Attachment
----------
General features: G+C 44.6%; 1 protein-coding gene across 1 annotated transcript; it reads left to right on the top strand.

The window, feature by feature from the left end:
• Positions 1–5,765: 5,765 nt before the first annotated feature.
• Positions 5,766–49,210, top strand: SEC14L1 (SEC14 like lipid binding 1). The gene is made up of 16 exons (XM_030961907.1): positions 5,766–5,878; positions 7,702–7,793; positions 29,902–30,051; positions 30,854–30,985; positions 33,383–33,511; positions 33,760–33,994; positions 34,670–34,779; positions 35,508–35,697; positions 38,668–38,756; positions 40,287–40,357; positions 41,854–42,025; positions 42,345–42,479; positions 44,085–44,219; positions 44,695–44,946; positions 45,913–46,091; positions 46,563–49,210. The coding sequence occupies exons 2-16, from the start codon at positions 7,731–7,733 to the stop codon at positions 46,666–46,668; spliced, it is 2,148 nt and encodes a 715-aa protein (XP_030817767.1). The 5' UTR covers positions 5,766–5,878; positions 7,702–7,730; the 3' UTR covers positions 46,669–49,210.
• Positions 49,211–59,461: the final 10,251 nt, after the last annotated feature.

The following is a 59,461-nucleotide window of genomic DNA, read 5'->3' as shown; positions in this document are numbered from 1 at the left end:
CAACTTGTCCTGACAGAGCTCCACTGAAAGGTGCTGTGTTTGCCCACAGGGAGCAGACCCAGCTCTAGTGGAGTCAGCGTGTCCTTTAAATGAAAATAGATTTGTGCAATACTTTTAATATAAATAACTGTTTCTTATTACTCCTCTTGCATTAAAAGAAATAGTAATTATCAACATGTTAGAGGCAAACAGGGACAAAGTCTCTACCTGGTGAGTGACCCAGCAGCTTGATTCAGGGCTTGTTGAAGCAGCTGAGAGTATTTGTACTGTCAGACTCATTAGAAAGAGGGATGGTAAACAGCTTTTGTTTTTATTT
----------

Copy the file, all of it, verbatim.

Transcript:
General features: G+C 44.6%; 1 protein-coding gene across 1 annotated transcript; it reads left to right on the top strand.

The window, feature by feature from the left end:
• Positions 1–5,765: 5,765 nt before the first annotated feature.
• Positions 5,766–49,210, top strand: SEC14L1 (SEC14 like lipid binding 1). The gene is made up of 16 exons (XM_030961907.1): positions 5,766–5,878; positions 7,702–7,793; positions 29,902–30,051; positions 30,854–30,985; positions 33,383–33,511; positions 33,760–33,994; positions 34,670–34,779; positions 35,508–35,697; positions 38,668–38,756; positions 40,287–40,357; positions 41,854–42,025; positions 42,345–42,479; positions 44,085–44,219; positions 44,695–44,946; positions 45,913–46,091; positions 46,563–49,210. The coding sequence occupies exons 2-16, from the start codon at positions 7,731–7,733 to the stop codon at positions 46,666–46,668; spliced, it is 2,148 nt and encodes a 715-aa protein (XP_030817767.1). The 5' UTR covers positions 5,766–5,878; positions 7,702–7,730; the 3' UTR covers positions 46,669–49,210.
• Positions 49,211–59,461: the final 10,251 nt, after the last annotated feature.

The following is a 59,461-nucleotide window of genomic DNA, read 5'->3' as shown; positions in this document are numbered from 1 at the left end:
CAACTTGTCCTGACAGAGCTCCACTGAAAGGTGCTGTGTTTGCCCACAGGGAGCAGACCCAGCTCTAGTGGAGTCAGCGTGTCCTTTAAATGAAAATAGATTTGTGCAATACTTTTAATATAAATAACTGTTTCTTATTACTCCTCTTGCATTAAAAGAAATAGTAATTATCAACATGTTAGAGGCAAACAGGGACAAAGTCTCTACCTGGTGAGTGACCCAGCAGCTTGATTCAGGGCTTGTTGAAGCAGCTGAGAGTATTTGTACTGTCAGACTCATTAGAAAGAGGGATGGTAAACAGCTTTTGTTTTTATTT